Mylittlegeek.com shares new products every week that introduce children to tech, programming, and engineering. They’ve listed their four favorites, including Primo, a physical programming board for kids, and our very own Ladyada’s E is for Electronics Coloring Book:
Program a Robot Using Wooden Blocks: There are a lot of good remote-controlled toys and programable robots around, but most require a computer or iPad to enter the instructions. What I love about Primo is that it’s a physical programming board into which you place wooden pegs to give the robot it’s instructions. This makes a world of difference for young kids learning the basic concepts of programming. This is for kids aged 4-7 and does not even require literacy.
Electronics-themed Colouring Books: Ladyada’s E is for Electronics is a coloring book adventure with electronic components and their inventors. Makers of all ages can learn, color, and share common parts and historical figures throughout history.
The multimeter – an engineer’s eyes & ears inside a circuit. Join Ladyada & I as we explore vital techniques for multimeter usage as well as specific meter types & their specialized tasks.
I’m proud to announce that this video marks the return of the Collin’s Lab series to the realms of the internet. Great to be back & we’ve got much more technologies, techniques, & tutorials to traverse. Do stay tuned!
James Potter highlights some of the best apps available on the iPad that teach children ages 2-9 how to code, via ipadinsight:
In the past, coding was a pretty niche affair, those of us with our Acorns, Spectrums and Commodore 64s experimenting with lines and lines of code. I remember as an 8 year old, spending ages typing out lines of code on my beige Acorn Electron to draw….a line on the screen. To add insult to injury there was no way to save it unless I wanted to erase my tape of “Ice Ice Baby” and replace it with my code. Needless to say because we were put into the deep end in those days, like millions of others I was put off a bit by coding and just played computer games instead.
Fast forward to the iPad era and coding is coming back in a big way. Some very talented developers with a love for coding have produced some spectacular apps, turning the iPad into a coding studio in your hand. There are some great iPad apps which take the pain out of coding for the layman and can teach your children (and you) some excellent skills.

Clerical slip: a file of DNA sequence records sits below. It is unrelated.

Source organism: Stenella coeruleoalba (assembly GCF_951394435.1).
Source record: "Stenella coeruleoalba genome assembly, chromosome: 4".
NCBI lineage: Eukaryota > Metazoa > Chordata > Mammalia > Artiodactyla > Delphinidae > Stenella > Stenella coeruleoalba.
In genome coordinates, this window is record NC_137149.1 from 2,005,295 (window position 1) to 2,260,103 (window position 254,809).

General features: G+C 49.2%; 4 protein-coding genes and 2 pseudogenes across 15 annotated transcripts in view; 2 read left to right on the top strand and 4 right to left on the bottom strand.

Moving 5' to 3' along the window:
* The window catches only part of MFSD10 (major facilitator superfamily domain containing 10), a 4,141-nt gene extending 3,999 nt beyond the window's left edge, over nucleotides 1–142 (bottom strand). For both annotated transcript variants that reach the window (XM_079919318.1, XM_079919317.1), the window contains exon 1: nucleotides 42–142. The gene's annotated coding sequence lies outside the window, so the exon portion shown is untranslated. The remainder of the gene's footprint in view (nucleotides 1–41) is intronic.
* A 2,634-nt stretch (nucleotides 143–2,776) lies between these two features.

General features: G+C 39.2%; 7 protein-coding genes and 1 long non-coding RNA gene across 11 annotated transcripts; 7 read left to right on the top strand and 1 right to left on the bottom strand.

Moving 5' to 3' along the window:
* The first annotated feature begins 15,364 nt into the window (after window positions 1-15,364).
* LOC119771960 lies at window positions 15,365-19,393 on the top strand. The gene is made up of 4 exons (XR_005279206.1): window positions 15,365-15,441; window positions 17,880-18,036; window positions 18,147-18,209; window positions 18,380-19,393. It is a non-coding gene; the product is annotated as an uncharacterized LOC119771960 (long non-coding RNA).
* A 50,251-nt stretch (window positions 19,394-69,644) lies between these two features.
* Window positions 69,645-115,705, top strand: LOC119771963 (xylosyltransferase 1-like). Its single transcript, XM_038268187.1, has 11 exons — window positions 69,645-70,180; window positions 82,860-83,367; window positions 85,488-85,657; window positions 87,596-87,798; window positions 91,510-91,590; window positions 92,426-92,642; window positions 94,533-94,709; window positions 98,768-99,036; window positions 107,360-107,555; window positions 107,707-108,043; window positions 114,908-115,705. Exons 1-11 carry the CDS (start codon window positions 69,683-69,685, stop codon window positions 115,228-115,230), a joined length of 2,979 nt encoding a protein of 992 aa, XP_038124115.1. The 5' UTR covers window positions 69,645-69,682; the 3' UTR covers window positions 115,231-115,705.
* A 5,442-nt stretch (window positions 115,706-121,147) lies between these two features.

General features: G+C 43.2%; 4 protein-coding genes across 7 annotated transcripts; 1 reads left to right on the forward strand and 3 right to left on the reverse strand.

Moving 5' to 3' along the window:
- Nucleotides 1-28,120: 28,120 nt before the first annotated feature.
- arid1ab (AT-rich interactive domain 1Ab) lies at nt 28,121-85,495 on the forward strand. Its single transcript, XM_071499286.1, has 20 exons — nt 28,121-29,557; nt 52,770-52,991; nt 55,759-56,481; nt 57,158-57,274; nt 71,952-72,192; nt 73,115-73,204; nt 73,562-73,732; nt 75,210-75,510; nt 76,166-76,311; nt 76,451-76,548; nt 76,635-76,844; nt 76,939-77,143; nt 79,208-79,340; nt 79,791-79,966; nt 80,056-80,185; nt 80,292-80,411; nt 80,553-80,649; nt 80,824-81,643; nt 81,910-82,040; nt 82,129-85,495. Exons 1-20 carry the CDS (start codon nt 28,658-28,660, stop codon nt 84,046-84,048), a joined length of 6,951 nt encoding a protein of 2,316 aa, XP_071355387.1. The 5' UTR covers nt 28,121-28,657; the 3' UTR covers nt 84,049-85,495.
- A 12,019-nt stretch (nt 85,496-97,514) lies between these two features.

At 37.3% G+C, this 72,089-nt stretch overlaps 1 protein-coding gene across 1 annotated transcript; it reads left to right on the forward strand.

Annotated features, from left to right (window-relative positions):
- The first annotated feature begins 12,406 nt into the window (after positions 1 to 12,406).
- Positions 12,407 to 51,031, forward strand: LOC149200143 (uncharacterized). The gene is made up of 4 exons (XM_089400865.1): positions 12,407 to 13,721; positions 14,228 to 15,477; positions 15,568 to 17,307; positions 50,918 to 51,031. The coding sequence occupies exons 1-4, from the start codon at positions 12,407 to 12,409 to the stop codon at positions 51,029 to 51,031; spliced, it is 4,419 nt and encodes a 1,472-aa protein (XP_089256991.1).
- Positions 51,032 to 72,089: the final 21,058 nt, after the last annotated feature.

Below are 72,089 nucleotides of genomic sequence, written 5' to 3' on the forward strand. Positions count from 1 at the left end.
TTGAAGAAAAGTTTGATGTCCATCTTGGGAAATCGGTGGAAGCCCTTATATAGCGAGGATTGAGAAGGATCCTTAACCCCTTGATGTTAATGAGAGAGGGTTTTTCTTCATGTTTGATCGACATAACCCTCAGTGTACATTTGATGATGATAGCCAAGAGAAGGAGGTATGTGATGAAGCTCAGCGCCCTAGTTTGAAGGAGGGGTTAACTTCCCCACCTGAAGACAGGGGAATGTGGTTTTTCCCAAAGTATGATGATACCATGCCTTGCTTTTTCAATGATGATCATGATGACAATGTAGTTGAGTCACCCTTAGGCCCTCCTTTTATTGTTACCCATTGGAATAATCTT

The Global Space Balloon Challenge is an international education outreach project to encourage people from around the world to build and launch their own high altitude balloons. Over a single weekend, teams from all over the world will launch balloons to the edge of space, recover them, and share the photos and data that they have collected. Our goal is to encourage people of all ages to get their hands dirty building their own space hardware, and to promote the spirit of hardware hacking and international STEM collaboration.
The launches will be between April 18 – 21, 2014, and will take place in countries across the world! So far we already have teams signed up from the US, UK, Spain, Australia, and Japan… and the list keeps growing!
The challenge will include competitions for Best Photograph, Best Design, and Highest Altitude. More details and prize information coming soon!
In this student video from STEM Career Lab, two aerospace engineers describe how they employ concepts they used in high-school at work, via pbs:
Aerospace engineers describe the work they do within the two major aerospace subfields of aeronautical and aerospace engineering. They discuss what they love about their job, how they use STEM concepts they learned in high school on the job, and that you do not have to be “a rocket scientist” to become a rocket propulsion expert.
Here’s what Erin has to say about Jaidyn: “Jaidyn has posted many great intro to robotics videos on YouTube, really worthwhile to watch a few and subscribe. Recently he built a 3D printer and posted fast timelapses of the construction! Pretty soon he’ll be making 3DP robots, it will be a lot of fun to see them!”
My name is Jaidyn Edwards (also known on the internet as “chickenparmi”). I have had an interest in machines my whole life. Being a kid growing up in a world full of technological innovation I took a notebook wherever I went and designed machines in my spare time. As my interest in electronics grew none of my toys were safe, I pulled them apart longing to know what sort of ‘magic’ was going on inside of them.